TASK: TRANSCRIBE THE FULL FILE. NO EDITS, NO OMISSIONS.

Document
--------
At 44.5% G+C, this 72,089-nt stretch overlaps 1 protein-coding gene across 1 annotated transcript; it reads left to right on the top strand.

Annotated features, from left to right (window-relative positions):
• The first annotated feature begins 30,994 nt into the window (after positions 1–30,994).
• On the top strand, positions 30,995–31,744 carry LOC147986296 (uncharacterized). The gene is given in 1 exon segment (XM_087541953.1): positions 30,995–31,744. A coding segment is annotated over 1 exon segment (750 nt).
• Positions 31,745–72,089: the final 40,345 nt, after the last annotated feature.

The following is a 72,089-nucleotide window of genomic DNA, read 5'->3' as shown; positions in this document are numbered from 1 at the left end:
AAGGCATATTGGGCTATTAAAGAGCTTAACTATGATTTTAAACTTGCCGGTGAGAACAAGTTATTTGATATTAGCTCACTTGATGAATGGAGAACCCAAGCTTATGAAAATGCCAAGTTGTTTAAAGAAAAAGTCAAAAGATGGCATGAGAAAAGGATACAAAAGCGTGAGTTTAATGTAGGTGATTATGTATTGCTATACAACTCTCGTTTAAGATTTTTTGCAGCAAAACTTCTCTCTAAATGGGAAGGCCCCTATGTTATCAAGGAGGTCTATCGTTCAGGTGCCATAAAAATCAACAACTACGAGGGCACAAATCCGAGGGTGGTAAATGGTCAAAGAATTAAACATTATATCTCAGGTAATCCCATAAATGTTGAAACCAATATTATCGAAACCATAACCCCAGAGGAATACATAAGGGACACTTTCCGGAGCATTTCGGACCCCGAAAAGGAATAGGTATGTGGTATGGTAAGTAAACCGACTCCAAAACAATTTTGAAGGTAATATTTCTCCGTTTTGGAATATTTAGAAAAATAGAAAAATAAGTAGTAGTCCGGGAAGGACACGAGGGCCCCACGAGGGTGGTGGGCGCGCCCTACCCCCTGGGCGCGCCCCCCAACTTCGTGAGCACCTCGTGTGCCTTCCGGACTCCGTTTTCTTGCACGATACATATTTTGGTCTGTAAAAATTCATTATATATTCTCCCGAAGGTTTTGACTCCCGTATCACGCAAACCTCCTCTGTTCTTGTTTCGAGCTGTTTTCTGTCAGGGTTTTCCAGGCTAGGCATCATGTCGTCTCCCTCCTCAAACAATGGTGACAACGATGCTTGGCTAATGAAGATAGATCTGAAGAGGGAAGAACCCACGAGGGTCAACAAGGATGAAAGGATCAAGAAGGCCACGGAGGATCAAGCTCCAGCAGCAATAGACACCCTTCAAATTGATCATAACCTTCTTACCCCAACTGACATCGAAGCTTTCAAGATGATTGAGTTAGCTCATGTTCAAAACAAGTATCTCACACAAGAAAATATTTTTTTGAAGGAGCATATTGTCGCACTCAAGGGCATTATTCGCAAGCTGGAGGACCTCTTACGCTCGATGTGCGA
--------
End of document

At 44.5% G+C, this 72,089-nt stretch overlaps 1 protein-coding gene across 1 annotated transcript; it reads left to right on the top strand.

Annotated features, from left to right (window-relative positions):
• The first annotated feature begins 30,994 nt into the window (after positions 1–30,994).
• On the top strand, positions 30,995–31,744 carry LOC147986296 (uncharacterized). The gene is given in 1 exon segment (XM_087541953.1): positions 30,995–31,744. A coding segment is annotated over 1 exon segment (750 nt).
• Positions 31,745–72,089: the final 40,345 nt, after the last annotated feature.

The following is a 72,089-nucleotide window of genomic DNA, read 5'->3' as shown; positions in this document are numbered from 1 at the left end:
AAGGCATATTGGGCTATTAAAGAGCTTAACTATGATTTTAAACTTGCCGGTGAGAACAAGTTATTTGATATTAGCTCACTTGATGAATGGAGAACCCAAGCTTATGAAAATGCCAAGTTGTTTAAAGAAAAAGTCAAAAGATGGCATGAGAAAAGGATACAAAAGCGTGAGTTTAATGTAGGTGATTATGTATTGCTATACAACTCTCGTTTAAGATTTTTTGCAGCAAAACTTCTCTCTAAATGGGAAGGCCCCTATGTTATCAAGGAGGTCTATCGTTCAGGTGCCATAAAAATCAACAACTACGAGGGCACAAATCCGAGGGTGGTAAATGGTCAAAGAATTAAACATTATATCTCAGGTAATCCCATAAATGTTGAAACCAATATTATCGAAACCATAACCCCAGAGGAATACATAAGGGACACTTTCCGGAGCATTTCGGACCCCGAAAAGGAATAGGTATGTGGTATGGTAAGTAAACCGACTCCAAAACAATTTTGAAGGTAATATTTCTCCGTTTTGGAATATTTAGAAAAATAGAAAAATAAGTAGTAGTCCGGGAAGGACACGAGGGCCCCACGAGGGTGGTGGGCGCGCCCTACCCCCTGGGCGCGCCCCCCAACTTCGTGAGCACCTCGTGTGCCTTCCGGACTCCGTTTTCTTGCACGATACATATTTTGGTCTGTAAAAATTCATTATATATTCTCCCGAAGGTTTTGACTCCCGTATCACGCAAACCTCCTCTGTTCTTGTTTCGAGCTGTTTTCTGTCAGGGTTTTCCAGGCTAGGCATCATGTCGTCTCCCTCCTCAAACAATGGTGACAACGATGCTTGGCTAATGAAGATAGATCTGAAGAGGGAAGAACCCACGAGGGTCAACAAGGATGAAAGGATCAAGAAGGCCACGGAGGATCAAGCTCCAGCAGCAATAGACACCCTTCAAATTGATCATAACCTTCTTACCCCAACTGACATCGAAGCTTTCAAGATGATTGAGTTAGCTCATGTTCAAAACAAGTATCTCACACAAGAAAATATTTTTTTGAAGGAGCATATTGTCGCACTCAAGGGCATTATTCGCAAGCTGGAGGACCTCTTACGCTCGATGTGCGA